Detective Ben Wade has returned to his California hometown of Rancho Santa Elena for a quieter life. Suddenly the town, with its peaceful streets and excellent public schools, finds itself at the mercy of a serial killer who slips through windows and screen doors, shattering illusions of safety. As Ben and forensic specialist Natasha Betencourt struggle to stay one step ahead of the killer, Ben’s own world is rocked again by a teen’s suicide. Ben must decide how far he is willing to go, and how much he will risk, to rescue the town from a long-buried secret, as well as from a psychotic murderer.
This book wasn’t what I expected at all, an in a good way. Shadow Man is a contemporary drama and a mystery of sorts as well, although I wouldn’t say that the crime aspect is the main aspect of the story. Those looking for a fast-paced thriller won’t find it here. However, if you’re willing to give it a chance, I think you could end up really enjoying this little gem.
I warmed up to Ben Wade from the very beginning. Since that first scene with his daughter, I was sold. I loved their interaction. I highly enjoyed reading about Ben and his family, too: their struggles, their obvious love for each other. It was heartbreaking and realistic and I really felt for them. Wade was a tortured man, still fighting demons every day, but that made him even more interesting. The story was set in the 80s, but it could’ve also happened today, as the themes portrayed in this novel are equally important now.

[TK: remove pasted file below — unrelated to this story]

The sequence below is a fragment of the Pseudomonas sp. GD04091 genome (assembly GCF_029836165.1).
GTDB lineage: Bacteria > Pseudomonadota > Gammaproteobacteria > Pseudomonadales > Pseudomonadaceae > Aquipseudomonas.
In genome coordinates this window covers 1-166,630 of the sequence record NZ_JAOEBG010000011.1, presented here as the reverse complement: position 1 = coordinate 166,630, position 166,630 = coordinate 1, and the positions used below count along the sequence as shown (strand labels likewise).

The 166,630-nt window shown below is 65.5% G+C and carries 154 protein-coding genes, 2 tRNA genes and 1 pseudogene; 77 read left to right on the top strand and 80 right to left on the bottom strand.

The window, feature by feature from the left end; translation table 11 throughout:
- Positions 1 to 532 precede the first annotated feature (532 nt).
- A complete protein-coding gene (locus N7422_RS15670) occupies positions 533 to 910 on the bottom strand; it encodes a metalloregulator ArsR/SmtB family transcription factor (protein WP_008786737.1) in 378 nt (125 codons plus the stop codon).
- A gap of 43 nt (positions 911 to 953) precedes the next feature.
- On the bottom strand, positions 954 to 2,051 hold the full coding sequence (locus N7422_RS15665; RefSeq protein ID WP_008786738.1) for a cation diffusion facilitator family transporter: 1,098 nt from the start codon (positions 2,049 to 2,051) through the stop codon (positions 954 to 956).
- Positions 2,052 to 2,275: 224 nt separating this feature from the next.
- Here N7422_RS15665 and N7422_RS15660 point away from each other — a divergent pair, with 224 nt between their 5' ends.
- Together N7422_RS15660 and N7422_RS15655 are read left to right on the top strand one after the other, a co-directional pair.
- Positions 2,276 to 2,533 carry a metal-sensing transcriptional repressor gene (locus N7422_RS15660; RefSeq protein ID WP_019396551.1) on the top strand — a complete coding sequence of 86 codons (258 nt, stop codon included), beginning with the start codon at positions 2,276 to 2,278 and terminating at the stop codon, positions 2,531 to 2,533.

I don’t want to say much about the plot, especially because I read a review on Goodreads where they spoiled the main idea. I think it’s not that hard to figure it out after a while, but I would’ve loved it if I hadn’t known what the book was about before reading it. And believe me, it was not an easy book to read, but it was beautifully written and everything was treated with delicacy.
There are two cases going on, one featuring a serial killer and the other revolving around a potential teenage suicide. It’s not that the serial killer aspect wasn’t interesting, but I didn’t think it was the main focus. I preferred reading about the other case, which was the one that made me more emotional. I remember feeling angry when the main character chose to do something that left me utterly confused. Fortunately, as it usually happens with great novels, it all makes sense in the end.
It is not a book that should be rushed through but rather savoured. I found it compelling and unforgettable and I’m still thinking about it even after a few days. Tragic and beautiful. Don’t miss it.
Netgalley, Random House, 2017